These researchers want to run cable from the Earth to the Moon

 

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It’s a space elevator concept that could actually work.

It would be much easier to escape Earth’s gravity if you could skip the energy-intensive rockets.

That’s the idea behind the Spaceline, a newly-proposed type of space elevator that would link the Earth and the Moon in a bid drastically cut the cost of space travel.

Described in research published to the preprint server ArXiv by researchers at Columbia University and Cambridge University, the Spaceline would be tethered to the surface of the Moon and dangle down into geostationary orbit around the Earth like a plumb bob, waiting for astronauts to latch on and ride into the cosmos. The proof-of-concept paper found that the Spaceline could be constructed out of materials that exist today, raising the possibility of easier space travel and perhaps even orbital settlements.

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Can we get into space without big rockets?

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Since humans began putting satellites into orbit in the 1950s, we’ve relied upon big, powerful rockets to escape Earth’s gravity and get into space. But big rockets have a major downside, in that they make space launches expensive. Case in point: NASA’s Space Launch System heavy lift rocket, which is scheduled for its maiden flight in December 2019, will cost an estimated $1 billion per launch, according to a 2017 report by NASA’s Office of Inspector General (OIG). Launch costs for SpaceX’s far more economical Falcon Heavy, which launched successfully from Kennedy Space Center in February 2018, still range between $90 million and $150 million for a fully expendable, maxed-out version, according to CNBC.

For decades, however, visionaries have looked for ways to get into space without relying — at least not primarily — upon rocket power.

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Elon Musk tweets about space elevators and more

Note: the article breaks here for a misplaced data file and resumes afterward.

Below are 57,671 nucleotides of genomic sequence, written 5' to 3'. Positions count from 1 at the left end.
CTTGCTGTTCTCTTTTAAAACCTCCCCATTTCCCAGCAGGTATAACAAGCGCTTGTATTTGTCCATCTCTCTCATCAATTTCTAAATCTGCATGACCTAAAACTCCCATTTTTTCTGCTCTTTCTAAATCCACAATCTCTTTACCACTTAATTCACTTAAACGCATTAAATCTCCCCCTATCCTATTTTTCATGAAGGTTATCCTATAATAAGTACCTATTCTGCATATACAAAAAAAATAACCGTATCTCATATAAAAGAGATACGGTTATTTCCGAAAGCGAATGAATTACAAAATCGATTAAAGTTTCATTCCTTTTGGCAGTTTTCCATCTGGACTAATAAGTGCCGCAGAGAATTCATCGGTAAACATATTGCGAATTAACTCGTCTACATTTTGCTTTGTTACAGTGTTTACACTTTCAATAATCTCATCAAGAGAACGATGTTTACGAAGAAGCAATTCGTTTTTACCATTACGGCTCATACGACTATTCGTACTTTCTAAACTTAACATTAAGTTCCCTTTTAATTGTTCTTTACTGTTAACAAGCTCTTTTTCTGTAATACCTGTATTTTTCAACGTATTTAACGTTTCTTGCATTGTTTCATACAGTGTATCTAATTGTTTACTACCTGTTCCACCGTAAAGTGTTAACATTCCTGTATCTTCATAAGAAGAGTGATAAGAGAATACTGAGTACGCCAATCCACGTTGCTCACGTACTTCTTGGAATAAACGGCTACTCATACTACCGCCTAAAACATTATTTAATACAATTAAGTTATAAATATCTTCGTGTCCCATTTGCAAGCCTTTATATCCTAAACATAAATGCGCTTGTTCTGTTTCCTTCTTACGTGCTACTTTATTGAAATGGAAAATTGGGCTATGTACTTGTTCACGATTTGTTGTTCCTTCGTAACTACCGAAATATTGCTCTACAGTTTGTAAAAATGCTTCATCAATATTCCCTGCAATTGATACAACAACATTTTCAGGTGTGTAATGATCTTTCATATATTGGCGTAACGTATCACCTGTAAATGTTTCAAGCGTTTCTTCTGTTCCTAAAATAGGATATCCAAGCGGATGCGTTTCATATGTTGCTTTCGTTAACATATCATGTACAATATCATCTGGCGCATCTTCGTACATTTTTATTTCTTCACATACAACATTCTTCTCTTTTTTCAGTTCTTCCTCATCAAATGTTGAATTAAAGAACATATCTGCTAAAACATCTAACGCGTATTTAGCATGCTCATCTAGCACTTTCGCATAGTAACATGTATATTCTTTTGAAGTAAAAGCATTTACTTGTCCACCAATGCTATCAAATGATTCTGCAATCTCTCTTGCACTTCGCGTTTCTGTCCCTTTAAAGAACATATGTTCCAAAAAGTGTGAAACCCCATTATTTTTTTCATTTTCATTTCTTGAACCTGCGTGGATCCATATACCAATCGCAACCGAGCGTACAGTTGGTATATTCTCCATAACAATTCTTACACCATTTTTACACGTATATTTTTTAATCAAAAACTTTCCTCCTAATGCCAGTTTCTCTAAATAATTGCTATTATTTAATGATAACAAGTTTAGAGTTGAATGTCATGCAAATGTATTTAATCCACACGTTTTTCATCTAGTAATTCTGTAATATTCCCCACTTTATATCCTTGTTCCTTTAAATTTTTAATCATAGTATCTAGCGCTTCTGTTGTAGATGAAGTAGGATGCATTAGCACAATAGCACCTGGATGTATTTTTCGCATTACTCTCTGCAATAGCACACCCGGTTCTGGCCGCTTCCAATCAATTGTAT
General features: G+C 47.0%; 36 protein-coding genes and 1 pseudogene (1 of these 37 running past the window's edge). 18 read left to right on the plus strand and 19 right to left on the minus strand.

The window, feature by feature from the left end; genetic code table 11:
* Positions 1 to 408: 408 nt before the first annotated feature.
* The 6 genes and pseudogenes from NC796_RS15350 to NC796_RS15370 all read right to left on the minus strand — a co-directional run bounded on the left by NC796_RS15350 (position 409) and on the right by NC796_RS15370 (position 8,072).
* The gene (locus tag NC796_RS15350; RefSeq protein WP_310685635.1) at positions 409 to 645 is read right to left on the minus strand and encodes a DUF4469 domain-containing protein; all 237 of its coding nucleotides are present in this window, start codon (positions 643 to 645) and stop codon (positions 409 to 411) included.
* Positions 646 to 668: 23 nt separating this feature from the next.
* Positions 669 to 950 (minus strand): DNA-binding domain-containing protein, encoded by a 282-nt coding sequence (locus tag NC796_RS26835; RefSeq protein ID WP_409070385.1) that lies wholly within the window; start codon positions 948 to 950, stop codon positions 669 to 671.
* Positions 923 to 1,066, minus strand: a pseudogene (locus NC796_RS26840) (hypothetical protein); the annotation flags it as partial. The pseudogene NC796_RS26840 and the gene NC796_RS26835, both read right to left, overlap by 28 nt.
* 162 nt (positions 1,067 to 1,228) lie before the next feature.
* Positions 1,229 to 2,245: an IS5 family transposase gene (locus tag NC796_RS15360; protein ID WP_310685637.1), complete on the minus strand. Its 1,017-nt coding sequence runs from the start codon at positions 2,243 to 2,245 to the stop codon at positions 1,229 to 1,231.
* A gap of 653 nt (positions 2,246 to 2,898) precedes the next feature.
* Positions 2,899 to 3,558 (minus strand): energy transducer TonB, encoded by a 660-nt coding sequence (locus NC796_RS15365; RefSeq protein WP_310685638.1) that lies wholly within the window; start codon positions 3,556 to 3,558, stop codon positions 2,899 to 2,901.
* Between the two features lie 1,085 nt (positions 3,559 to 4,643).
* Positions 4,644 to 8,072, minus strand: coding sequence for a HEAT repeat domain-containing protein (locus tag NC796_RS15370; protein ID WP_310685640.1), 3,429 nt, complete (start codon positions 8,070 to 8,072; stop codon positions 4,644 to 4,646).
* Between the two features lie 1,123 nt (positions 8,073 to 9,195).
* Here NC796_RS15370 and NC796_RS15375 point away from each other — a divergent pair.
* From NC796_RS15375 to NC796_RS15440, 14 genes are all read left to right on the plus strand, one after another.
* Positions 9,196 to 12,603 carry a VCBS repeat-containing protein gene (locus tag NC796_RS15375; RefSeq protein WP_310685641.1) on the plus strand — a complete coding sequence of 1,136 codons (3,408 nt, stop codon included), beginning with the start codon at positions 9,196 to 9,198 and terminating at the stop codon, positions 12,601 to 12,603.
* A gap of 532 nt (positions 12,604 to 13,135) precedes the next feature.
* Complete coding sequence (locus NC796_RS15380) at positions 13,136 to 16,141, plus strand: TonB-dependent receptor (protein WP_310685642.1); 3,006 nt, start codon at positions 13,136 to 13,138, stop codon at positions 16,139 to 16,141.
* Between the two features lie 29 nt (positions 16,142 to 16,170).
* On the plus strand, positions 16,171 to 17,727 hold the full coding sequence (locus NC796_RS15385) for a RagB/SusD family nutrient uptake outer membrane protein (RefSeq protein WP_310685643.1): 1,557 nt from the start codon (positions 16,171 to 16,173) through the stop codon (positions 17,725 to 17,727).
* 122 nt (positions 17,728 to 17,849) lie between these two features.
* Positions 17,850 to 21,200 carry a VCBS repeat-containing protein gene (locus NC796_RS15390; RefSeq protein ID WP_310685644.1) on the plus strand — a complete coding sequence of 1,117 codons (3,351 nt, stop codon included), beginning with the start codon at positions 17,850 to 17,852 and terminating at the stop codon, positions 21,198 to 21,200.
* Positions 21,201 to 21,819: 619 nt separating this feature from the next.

An Earth based space elevator would be around 62,000 miles long, or about 2.5 times the circumference of the earth.  It would take about 7.5 days to reach the GEO level traveling at 200 kph. Continue reading… “Elon Musk tweets about space elevators and more”

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Japanese company Obayashi plans to have a space elevator up and running by 2050

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Space elevator

The Japanese construction giant Obayashi has announced they will have a space elevator up and running by the year 2050. If successful it would revolutionize space travel and potentially transform the global economy. (Video)

 

 

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Scientists create ultra-thin ‘diamond nanothreads,’ world’s strongest material

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Diamond nanothread visualization

Scientists have discovered how to produce ultra-thin “diamond nanothreads” that promise extraordinary properties, including strength and stiffness greater than that of today’s strongest nanotubes and polymers.

 

 

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Japan to have space elevator by 2050

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Obayashi Corp. is building the Tokyo Sky Tree and plans to build a space elevator by 2050.

Space elevators are one of the promising technologies of the future. Now a Japanese construction firm that specializes in the very tall could make them a reality. By 2050, so still pretty far on that horizon, but it’s a start.

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Space Elevator Could Be Operational By 2020

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Final frontier just an elevator ride away, entrepreneurs say

Welcome aboard the space elevator folks. Our first stop will be the Bigelow Hotel where some of you will depart for a vacation among the stars; we will then continue on to Geosynchronous Way where the rest of you will transfer to an L5 shuttlecraft. The trip takes 7 days, so sit back and enjoy the breathtaking scenes from your luxury suite.

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Year 2036: Mars colonization and a date with destiny

Year 2036: Mars colonization and a date with destiny

Dr. Neil deGrasse Tyson host of the NOVA scienceNOW PBS program

From a half billion kilometers away, the message was powerful. In 1994, fragments of the Shoemaker-Levy 9 comet slammed into Jupiter. The earth-size fireballs ejected into space were captured and relayed back to be seen again and again in Internet replay. The message: we need a foothold in space if our species is to survive.

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NASA Research Prize Inspires Team To Develop New Carbon Ribbon Making Space Elevator Possible

New NASA Carbon Ribbon Could Make Space Elevator Possible

A new form of carbon ribbon that’s ultra-flexible and super-strong could become the infrastructure for the first working space elevator. Such a structure would usher in a new era in easy space travel.

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